GE Completes Songas Ubungo Power Plant Turbine Upgrade

GE and Songas Tuesday announced they have successfully completed upgrades to the entire GE fleet of three LM6000PA and one LM6000PC gas turbines at the Songas Ubungo Power Plant in Dar es Salaam, Tanzania.

These technology upgrades will increase the power plant's efficiency and reliability, enabling Songas to maintain the plant in the most economical way possible.

"We are very pleased with GE's execution because it was completed safely and ahead of schedule, with great commitment and consistency across the four LM6000 units," said Nigel Whittaker, managing director, Songas Ltd.

"The successful completion of this project not only improves Songas' performance levels, but through the additional reliable supply of electricity, continues to contribute to the economic development of the country, making a significant difference in the lives of Tanzanians."  

GE's upgrade of the four LM6000PA gas turbines to LM6000PC significantly improves the current LM6000 fleet.

GE's SPRINT (SPRayINTercooling) technology, installed on two of the four units, increases gas turbine performance, improves power flexibility, enhances the combustion system, improves fuel efficiency, extends maintenance intervals for the combustor, hot section and major overhaul and lowers maintenance costs.

"Over the past 15 years, Songas and GE have collaborated on the Ubungo power plant, and we're excited to help enhance operations, increase capacity, and deliver the principles of safety first, quality foremost and operational excellence," said Elisee Sezan, CEO for GE's Gas Power business in sub – Saharan Africa.

"Our goal is to bring long-term value to our customers and their power plants, like Songas, to maintain it in the most efficient way possible and, ultimately, contribute to Tanzania's economic and social development."

The Ubungo power plant provides more than 20 percent of the grid-connected power in Tanzania. It includes four GE LM6000 gas turbines, which have been operational since 2004. In 2017, GE signed a multiyear agreement to upgrade gas turbines at the Songas Ubungo power plant in Tanzania.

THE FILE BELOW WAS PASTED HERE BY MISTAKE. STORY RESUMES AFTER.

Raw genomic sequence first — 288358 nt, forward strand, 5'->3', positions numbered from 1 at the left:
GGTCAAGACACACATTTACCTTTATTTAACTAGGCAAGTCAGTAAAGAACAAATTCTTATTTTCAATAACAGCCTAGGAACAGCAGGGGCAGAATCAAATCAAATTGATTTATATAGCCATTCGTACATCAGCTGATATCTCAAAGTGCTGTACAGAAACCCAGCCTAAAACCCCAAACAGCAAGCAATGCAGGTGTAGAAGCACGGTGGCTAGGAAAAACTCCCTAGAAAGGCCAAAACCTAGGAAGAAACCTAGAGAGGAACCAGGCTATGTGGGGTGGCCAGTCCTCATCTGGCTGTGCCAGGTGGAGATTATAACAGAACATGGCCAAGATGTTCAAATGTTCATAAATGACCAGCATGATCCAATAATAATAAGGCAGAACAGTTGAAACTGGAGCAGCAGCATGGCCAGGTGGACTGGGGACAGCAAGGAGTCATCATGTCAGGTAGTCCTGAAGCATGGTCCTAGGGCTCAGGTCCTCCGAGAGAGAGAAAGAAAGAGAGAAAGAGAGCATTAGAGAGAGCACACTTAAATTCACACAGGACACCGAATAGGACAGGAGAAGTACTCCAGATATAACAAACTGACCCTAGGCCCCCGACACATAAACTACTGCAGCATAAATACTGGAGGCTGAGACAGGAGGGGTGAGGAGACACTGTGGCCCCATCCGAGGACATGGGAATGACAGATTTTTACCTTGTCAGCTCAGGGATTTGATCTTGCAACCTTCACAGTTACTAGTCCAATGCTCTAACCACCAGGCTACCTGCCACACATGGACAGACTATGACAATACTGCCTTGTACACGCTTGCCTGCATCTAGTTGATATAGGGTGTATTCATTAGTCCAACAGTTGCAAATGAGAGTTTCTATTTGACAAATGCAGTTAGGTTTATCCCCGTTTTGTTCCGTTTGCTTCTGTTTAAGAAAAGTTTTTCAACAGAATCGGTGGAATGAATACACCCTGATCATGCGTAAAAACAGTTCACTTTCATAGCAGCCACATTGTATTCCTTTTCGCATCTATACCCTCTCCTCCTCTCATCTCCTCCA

GE's LM6000-PF dual fuel gas turbines power the 150-MW Kinyerezi power plant, which also has a multiyear agreement with GE for the long-term, reliable operation of its power plant.

Last year, GE achieved its 100th power plant installation in sub-Saharan Africa and has an installed base of over 300 turbines in up to 22 countries in the region.

Petroleum Ministers To Discuss Future Of Gas Devt In Africa

Equatorial Guinea’s Minister of Mines and Hydrocarbons H.E Gabriel Obiang Lima will speak at Africa Oil & Power 2019.

A champion of the gas industry and African energy investment, Minister Obiang Lima this year led the Year of Energy initiative, in which Equatorial Guinea launched major domestic and pan-African natural gas projects.

The Minister, alongside Antonio Oburu, General Director of Equatorial Guinea’s national oil company GEPetrol, will lead a delegation of African petroleum ministers at the fourth annual Africa Oil & Power (AOP) Conference and Exhibition in Cape Town, South Africa at the CTICC1 on October 9-11.

The Ministry of Mines and Hydrocarbons and GEPetrol will be accompanied by a large delegation of companies active in Equatorial Guinea, including BANGE, Centurion Law Group, Noble Energy, Marathon Oil, Golden Swan, Baker Hughes, Kosmos Energy, Trident Energy, Tullow Oil, Elite Construcciones, Schlumberger, NAHSCO, Hexagon and NALCO Champion.

Welcoming the delegation and speaking to Minister Obiang Lima’s support of the Africa Oil & Power theme for 2019 #MakeEnergyWork, Africa Oil & Power CEO Guillaume Doane said: “Equatorial Guinea is a leader in Africa in strengthening and growing the energy value chain through gas monetization and trade.

Today it is championing gas cooperation between African countries and launching exciting initiatives that will revolutionize the African gas sector. AOP is proud to be a part of this important story and to promote Equatorial Guinea’s projects at AOP 2019.”

This year, through the Year of Energy initiative in collaboration with Africa Oil & Power, Minister Obiang Lima has campaigned to promote gas developments on the continent as a driver of economic growth.

Equatorial Guinea has made significant steps toward its goal of becoming a regional energy hub, with advancements including the launch of the 2019 oil, gas and mining licensing round offering up 24 offshore and two onshore blocks; the signing of definitive agreements for the monetization of gas from the Equatorial Guinea’s Alen unit in the Gas Megahub project; and – in a first for the region - the inauguration of an LNG storage and regasification plant in the mainland region of Equatorial Guinea as part of the LNG2Africa project.

“Gas has the potential to transform the African energy industry. In Equatorial Guinea, we have made the decision to focus our efforts on gas developments as part of the government’s priority in developing a regional Gas Megahub. We want to lead by example and showcase the opportunities the monetization of gas resources can create for our economy,” said Minister Obiang Lima.

He added: “Our objective is clear. We want to build infrastructure, promote intra-African cooperation, develop a sustainable economy and improve our local content and, with gas, all of this is achievable in the near future.”